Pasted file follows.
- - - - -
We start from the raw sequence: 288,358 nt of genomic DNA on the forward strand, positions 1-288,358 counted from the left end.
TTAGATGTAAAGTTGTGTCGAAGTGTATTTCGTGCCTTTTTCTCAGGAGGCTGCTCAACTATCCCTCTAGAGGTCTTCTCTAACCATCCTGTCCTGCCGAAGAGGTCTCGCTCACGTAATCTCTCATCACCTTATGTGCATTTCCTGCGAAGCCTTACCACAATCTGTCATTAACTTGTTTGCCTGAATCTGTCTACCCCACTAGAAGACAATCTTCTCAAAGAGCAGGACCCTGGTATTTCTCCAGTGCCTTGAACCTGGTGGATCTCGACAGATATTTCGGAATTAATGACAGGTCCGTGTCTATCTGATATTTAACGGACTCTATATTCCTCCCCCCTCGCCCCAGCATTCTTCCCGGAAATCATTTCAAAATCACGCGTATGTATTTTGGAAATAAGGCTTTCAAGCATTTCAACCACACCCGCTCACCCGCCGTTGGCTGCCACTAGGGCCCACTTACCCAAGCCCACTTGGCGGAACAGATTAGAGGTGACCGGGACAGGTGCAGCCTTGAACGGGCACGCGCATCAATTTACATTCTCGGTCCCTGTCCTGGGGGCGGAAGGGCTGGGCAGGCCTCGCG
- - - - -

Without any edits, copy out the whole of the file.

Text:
We start from the raw sequence: 288,358 nt of genomic DNA on the forward strand, positions 1-288,358 counted from the left end.
TTAGATGTAAAGTTGTGTCGAAGTGTATTTCGTGCCTTTTTCTCAGGAGGCTGCTCAACTATCCCTCTAGAGGTCTTCTCTAACCATCCTGTCCTGCCGAAGAGGTCTCGCTCACGTAATCTCTCATCACCTTATGTGCATTTCCTGCGAAGCCTTACCACAATCTGTCATTAACTTGTTTGCCTGAATCTGTCTACCCCACTAGAAGACAATCTTCTCAAAGAGCAGGACCCTGGTATTTCTCCAGTGCCTTGAACCTGGTGGATCTCGACAGATATTTCGGAATTAATGACAGGTCCGTGTCTATCTGATATTTAACGGACTCTATATTCCTCCCCCCTCGCCCCAGCATTCTTCCCGGAAATCATTTCAAAATCACGCGTATGTATTTTGGAAATAAGGCTTTCAAGCATTTCAACCACACCCGCTCACCCGCCGTTGGCTGCCACTAGGGCCCACTTACCCAAGCCCACTTGGCGGAACAGATTAGAGGTGACCGGGACAGGTGCAGCCTTGAACGGGCACGCGCATCAATTTACATTCTCGGTCCCTGTCCTGGGGGCGGAAGGGCTGGGCAGGCCTCGCG